On any given day, a neonate might come to your clinic who is really sick but does not look sick enough to YOU (who is not an expert in pediatric care) to direct them to ER at that point in time. So you decide to send him home and he dies, guess who will be held responsible? You as a primary care FP (you are not a ped, keep in mind, and hence are not an expert in pediatric care). You will be held responsible for missing a critically ill child in a 5 -10 minute visit for which you were being paid only $33-40. The same patient when goes to ER, the ER physician will make at least $77 for the same presentation with the ADDED advantage of being able to do stat xrays/cbc to further hone his/her ddx.... Now you tell me, are you willing to take that risk of making critical decisions in light of the Limited time you can spend and limited $ you earn from making those hard and tough diagnostic decisions? 
 

yes this doesnt happen daily. Maybe it will happen 5 times in your life time that you see a critically ill neonate. But you just need one error to have your livelihood ruined and your face plastered on the news and your reputation destroyed. And that also makes it even more tricky. The less presentations you see, the rustier your clinical acumen and diagnosis. Hence even greater risk of not recognizing a catastrophe happening in front of you.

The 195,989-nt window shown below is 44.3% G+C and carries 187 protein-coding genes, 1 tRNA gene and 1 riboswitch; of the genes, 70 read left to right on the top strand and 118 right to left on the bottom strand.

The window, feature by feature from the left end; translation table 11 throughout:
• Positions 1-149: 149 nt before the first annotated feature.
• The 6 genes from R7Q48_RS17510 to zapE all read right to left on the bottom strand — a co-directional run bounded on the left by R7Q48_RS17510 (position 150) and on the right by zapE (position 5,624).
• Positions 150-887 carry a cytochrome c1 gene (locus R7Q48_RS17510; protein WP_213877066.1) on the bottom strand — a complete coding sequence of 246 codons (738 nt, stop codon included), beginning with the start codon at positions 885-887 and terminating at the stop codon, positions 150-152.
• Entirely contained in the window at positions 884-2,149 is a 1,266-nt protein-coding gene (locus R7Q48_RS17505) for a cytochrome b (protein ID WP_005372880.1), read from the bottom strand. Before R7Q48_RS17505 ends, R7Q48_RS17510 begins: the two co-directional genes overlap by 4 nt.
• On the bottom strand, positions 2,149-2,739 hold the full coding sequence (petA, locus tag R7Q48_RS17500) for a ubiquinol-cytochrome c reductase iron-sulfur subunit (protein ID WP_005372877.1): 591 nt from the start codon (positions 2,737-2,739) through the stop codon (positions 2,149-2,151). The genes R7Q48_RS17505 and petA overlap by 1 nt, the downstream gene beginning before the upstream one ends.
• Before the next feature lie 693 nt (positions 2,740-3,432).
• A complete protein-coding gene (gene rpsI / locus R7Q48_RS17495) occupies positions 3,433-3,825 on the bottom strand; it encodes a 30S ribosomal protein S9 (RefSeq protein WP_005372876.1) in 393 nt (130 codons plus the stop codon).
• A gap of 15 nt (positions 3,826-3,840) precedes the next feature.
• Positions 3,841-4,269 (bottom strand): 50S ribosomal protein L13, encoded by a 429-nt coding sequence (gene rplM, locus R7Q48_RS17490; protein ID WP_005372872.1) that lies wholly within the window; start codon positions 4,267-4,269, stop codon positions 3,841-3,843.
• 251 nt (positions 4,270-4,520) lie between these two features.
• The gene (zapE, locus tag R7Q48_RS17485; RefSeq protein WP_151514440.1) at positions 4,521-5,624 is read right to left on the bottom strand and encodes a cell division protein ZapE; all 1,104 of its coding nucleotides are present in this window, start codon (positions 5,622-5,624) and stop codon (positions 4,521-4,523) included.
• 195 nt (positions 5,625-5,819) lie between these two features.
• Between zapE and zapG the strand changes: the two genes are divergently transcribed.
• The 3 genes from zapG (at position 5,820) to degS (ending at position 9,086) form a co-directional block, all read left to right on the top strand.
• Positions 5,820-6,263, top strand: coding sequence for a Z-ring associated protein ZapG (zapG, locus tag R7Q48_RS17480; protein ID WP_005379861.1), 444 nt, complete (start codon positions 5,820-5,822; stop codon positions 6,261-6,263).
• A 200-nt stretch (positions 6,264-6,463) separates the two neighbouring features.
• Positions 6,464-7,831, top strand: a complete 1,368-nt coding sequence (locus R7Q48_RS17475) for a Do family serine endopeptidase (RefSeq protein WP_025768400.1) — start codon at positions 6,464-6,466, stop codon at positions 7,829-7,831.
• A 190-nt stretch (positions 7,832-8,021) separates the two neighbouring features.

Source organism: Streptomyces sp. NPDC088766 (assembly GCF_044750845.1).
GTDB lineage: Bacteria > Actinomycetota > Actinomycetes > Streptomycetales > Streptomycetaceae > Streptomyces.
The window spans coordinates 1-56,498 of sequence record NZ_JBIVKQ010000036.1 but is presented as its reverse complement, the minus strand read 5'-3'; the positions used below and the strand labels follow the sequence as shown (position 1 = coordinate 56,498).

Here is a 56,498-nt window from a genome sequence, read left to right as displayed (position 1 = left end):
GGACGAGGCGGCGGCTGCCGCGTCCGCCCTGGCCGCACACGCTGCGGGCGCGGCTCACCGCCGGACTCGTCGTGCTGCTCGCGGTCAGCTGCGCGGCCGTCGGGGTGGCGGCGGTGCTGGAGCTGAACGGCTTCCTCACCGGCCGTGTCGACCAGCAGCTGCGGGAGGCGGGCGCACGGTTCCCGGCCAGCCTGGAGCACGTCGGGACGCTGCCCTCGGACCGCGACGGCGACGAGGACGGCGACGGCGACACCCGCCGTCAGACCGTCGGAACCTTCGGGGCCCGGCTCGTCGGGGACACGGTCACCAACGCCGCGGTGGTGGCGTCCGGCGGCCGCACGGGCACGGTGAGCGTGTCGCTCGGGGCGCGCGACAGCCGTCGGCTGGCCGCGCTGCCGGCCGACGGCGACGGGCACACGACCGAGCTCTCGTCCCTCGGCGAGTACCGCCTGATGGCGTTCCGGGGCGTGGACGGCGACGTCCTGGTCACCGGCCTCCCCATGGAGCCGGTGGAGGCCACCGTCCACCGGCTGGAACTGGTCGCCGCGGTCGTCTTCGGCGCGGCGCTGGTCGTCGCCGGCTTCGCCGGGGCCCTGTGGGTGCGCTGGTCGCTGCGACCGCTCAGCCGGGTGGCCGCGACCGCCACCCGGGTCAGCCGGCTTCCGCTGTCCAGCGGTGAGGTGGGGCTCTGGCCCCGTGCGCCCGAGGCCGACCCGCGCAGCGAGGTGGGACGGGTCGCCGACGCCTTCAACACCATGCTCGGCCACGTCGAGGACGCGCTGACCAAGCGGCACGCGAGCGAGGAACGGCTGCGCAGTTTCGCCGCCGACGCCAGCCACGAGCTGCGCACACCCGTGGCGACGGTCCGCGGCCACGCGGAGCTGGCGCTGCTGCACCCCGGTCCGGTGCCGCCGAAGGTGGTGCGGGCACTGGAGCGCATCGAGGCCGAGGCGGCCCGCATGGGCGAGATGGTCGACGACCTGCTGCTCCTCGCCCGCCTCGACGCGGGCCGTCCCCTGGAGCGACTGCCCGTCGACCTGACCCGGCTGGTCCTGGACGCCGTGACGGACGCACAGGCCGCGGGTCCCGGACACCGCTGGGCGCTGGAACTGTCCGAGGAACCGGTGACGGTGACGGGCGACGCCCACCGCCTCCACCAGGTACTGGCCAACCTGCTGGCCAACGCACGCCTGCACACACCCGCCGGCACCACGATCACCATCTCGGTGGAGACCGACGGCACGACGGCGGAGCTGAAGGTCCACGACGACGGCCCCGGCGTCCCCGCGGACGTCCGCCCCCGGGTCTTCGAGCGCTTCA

i can go on and on. 
 

 

Dont ever do FM. find something you like and focus on that specialized care you can be and dream to be an expert in.

Thanks for the brutal honesty. It's sobering to someone interested in FM. I hope you find some joy in the career.

Do you think the same thing about niche FM practices (e.g., GP derm/psychotherapy/sports/addictions/etc.)?

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29 minutes ago, gogogo said:

Thanks for the brutal honesty. It's sobering to someone interested in FM. I hope you find some joy in the career.

Do you think the same thing about niche FM practices (e.g., GP derm/psychotherapy/sports/addictions/etc.)?